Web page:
Museum of Intrigue

Syracuse, NY

A Museum of Intrigue mystic character posing in front of the story display.

We didn’t enter an escape room; we were patrons of a quirky museum of oddities, along with all of the other players… but it wasn’t a museum. It was a sandbox for puzzles, scavenger hunts, and adventures. We had our mission and everyone else had theirs, but we were all puzzling and exploring in the same space at the same time. It was chaotic and lively and it became more interesting as more people showed up.

La Terrible Affaire Bambell

Heyou Escape –  Le Cannet, France

In-game: The hallway of the apartment complex that housed the game.

Terrifying. Heyou Escape built tension by adding a sense of danger and screwing with our minds and expectations. I’m not sure if La Terrible Affaire Bambell is actually an escape room, or if we were even players… Looking back, I think we may have just been props in their production.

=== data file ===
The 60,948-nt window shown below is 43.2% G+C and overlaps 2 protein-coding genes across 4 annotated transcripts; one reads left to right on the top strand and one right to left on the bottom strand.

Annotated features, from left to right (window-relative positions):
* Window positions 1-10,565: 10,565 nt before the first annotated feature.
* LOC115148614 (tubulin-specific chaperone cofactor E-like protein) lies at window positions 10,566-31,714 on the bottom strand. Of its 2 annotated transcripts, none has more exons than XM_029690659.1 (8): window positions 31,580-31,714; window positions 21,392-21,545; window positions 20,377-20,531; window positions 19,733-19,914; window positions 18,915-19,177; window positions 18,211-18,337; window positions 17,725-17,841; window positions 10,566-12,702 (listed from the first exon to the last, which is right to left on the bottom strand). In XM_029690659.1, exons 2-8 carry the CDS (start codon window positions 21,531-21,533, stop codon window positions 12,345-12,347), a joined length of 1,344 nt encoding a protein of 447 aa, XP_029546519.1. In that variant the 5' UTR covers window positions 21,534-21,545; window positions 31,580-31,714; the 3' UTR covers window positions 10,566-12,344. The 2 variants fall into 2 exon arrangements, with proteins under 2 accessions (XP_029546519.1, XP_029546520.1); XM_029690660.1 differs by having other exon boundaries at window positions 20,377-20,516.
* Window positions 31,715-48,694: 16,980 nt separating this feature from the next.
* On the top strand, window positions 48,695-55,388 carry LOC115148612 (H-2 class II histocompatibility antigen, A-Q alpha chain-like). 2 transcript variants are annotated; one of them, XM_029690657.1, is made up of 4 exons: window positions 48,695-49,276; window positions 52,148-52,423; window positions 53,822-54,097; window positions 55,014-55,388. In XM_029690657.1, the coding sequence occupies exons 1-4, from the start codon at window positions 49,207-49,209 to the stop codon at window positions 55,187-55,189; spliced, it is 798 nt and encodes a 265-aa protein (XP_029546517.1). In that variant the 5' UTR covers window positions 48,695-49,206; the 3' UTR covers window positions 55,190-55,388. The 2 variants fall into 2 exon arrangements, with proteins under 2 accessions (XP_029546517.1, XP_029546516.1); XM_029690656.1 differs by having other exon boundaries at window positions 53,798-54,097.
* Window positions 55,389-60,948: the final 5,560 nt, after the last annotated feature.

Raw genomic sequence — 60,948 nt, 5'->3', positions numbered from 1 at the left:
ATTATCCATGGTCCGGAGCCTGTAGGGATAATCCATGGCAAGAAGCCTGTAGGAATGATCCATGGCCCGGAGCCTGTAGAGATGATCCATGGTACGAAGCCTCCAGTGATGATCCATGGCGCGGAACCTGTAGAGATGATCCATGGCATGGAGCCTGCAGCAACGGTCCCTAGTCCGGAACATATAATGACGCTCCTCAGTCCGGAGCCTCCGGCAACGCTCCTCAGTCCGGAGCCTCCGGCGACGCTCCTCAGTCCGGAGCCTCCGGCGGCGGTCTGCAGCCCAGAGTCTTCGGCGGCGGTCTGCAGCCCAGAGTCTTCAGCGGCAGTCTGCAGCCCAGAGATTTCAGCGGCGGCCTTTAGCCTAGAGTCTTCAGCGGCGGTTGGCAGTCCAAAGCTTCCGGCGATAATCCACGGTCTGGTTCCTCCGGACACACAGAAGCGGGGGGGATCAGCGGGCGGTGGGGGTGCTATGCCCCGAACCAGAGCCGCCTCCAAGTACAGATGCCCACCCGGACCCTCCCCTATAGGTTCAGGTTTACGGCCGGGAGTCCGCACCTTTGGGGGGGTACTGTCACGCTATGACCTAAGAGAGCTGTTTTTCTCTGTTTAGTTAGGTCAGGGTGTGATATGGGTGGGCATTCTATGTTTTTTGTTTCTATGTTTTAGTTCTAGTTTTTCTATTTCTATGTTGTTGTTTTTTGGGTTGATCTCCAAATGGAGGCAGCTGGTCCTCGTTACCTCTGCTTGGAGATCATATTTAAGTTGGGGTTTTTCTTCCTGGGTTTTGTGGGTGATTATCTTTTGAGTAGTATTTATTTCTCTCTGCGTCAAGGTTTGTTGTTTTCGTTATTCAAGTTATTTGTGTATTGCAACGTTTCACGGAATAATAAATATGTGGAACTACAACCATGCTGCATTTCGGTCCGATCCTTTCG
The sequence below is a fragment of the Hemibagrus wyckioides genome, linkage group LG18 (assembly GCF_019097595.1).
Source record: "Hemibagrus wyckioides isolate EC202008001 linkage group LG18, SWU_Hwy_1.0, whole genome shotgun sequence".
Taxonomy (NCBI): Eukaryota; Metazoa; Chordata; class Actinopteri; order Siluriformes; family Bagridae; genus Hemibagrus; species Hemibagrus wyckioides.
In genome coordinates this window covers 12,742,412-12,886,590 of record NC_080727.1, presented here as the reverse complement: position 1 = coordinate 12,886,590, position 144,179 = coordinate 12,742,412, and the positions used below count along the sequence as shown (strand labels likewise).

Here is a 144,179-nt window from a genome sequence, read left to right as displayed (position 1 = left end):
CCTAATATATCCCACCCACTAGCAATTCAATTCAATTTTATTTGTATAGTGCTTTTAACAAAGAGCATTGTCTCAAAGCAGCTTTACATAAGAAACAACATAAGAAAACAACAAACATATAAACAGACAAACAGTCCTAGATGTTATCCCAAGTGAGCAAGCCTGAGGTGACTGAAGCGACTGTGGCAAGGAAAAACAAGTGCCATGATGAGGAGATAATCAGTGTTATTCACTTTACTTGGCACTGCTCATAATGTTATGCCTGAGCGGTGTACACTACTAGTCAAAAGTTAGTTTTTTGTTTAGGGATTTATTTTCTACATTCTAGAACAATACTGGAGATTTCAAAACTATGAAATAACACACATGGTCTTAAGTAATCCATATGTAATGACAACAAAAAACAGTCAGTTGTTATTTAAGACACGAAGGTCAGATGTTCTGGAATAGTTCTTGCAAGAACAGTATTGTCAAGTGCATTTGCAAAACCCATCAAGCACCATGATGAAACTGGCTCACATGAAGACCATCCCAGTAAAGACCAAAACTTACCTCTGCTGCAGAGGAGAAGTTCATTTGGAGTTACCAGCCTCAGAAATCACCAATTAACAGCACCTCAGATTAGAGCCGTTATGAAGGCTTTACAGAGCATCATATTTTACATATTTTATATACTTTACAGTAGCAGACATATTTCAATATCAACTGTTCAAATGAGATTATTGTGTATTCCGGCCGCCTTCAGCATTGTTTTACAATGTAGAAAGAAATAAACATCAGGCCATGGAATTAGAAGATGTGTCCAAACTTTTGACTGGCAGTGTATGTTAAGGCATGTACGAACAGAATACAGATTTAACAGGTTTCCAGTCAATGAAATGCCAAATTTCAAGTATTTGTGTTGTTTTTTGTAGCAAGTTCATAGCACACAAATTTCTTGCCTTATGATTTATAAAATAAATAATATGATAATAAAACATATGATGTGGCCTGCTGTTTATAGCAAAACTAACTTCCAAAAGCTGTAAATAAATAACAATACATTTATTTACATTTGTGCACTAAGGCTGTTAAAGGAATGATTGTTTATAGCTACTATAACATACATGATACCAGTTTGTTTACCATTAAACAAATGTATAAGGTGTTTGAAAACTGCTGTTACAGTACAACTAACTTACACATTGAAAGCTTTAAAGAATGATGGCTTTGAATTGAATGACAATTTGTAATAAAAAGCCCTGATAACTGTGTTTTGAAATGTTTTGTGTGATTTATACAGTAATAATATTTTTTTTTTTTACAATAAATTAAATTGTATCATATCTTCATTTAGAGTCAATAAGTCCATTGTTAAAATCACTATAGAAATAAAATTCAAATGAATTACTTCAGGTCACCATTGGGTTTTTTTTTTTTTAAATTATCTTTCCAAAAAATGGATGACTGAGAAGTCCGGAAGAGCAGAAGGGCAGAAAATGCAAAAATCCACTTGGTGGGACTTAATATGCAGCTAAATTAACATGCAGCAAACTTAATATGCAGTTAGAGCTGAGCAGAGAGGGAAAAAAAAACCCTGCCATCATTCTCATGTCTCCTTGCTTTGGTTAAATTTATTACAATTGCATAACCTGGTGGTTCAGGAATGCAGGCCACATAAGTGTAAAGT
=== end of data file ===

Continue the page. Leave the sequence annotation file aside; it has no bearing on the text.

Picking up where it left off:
D.J. Death

The Gate Escape – Leominster, MA

In-game: a dance floor with DJ Death's skull and cross scythe logo.

The Gate Escape put training wheels on escape room gameplay. Instead of presenting a free-for-all escape room-style game, each puzzle was presented in its own station… and it concluded with a dance party. This was a great way to open up new players to escape room style puzzling.

The Summons

The Seven Forces – Cincinnati, OH

In-game: A stage at the front of teh room features an assortment of strange pieces of technology and mystical artifacts.